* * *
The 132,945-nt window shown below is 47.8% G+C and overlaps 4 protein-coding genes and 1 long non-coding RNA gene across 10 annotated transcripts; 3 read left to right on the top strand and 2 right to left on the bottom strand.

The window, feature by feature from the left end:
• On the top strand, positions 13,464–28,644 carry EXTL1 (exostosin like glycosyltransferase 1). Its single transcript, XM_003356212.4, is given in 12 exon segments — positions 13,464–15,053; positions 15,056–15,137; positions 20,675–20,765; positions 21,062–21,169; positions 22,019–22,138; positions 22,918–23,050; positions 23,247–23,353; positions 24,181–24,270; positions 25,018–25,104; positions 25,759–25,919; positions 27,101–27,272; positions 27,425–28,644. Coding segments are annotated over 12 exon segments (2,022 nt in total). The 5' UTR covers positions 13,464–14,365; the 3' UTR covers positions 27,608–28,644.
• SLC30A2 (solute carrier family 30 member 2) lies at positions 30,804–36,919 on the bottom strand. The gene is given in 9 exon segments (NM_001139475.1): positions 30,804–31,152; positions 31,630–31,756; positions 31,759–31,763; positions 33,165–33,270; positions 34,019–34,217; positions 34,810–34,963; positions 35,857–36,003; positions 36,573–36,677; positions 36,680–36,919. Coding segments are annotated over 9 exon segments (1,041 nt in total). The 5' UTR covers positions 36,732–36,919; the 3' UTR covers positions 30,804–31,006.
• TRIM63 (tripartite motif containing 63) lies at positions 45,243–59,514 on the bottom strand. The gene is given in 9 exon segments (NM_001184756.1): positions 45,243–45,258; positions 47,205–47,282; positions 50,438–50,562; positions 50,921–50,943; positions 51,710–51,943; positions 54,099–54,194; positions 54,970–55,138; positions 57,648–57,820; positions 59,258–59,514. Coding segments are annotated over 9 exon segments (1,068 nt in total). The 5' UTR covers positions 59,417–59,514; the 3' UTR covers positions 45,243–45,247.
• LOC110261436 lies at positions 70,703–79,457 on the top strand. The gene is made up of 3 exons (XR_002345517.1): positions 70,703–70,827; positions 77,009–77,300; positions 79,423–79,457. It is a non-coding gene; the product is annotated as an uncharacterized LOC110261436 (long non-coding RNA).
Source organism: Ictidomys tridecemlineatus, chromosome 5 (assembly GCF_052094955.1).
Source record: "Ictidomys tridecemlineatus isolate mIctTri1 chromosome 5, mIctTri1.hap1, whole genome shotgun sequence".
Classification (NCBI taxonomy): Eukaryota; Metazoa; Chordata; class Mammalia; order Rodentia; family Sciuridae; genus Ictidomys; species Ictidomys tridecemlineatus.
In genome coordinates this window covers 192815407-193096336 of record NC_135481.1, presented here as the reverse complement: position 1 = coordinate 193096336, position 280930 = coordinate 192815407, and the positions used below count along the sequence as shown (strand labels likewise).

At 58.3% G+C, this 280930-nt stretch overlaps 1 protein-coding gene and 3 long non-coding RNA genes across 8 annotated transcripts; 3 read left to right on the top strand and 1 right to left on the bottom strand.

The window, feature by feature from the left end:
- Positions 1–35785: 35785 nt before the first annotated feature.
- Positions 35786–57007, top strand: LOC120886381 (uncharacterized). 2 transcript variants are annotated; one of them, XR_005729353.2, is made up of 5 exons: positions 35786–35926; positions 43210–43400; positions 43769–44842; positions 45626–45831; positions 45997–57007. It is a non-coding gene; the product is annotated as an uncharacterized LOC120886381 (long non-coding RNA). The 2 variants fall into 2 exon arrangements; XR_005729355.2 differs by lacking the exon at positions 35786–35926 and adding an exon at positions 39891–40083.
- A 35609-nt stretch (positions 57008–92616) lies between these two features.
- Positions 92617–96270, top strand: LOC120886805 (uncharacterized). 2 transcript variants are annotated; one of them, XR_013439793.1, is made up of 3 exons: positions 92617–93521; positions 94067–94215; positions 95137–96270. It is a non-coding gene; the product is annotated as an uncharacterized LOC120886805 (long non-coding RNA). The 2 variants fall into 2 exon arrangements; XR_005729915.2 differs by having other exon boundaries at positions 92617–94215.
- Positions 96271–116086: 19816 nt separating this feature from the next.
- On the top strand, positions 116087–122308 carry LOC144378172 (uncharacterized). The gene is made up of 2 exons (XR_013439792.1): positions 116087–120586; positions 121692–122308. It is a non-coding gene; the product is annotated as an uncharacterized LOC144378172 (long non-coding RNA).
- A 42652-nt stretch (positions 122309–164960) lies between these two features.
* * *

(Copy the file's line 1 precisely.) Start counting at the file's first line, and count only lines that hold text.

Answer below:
The 132,945-nt window shown below is 47.8% G+C and overlaps 4 protein-coding genes and 1 long non-coding RNA gene across 10 annotated transcripts; 3 read left to right on the top strand and 2 right to left on the bottom strand.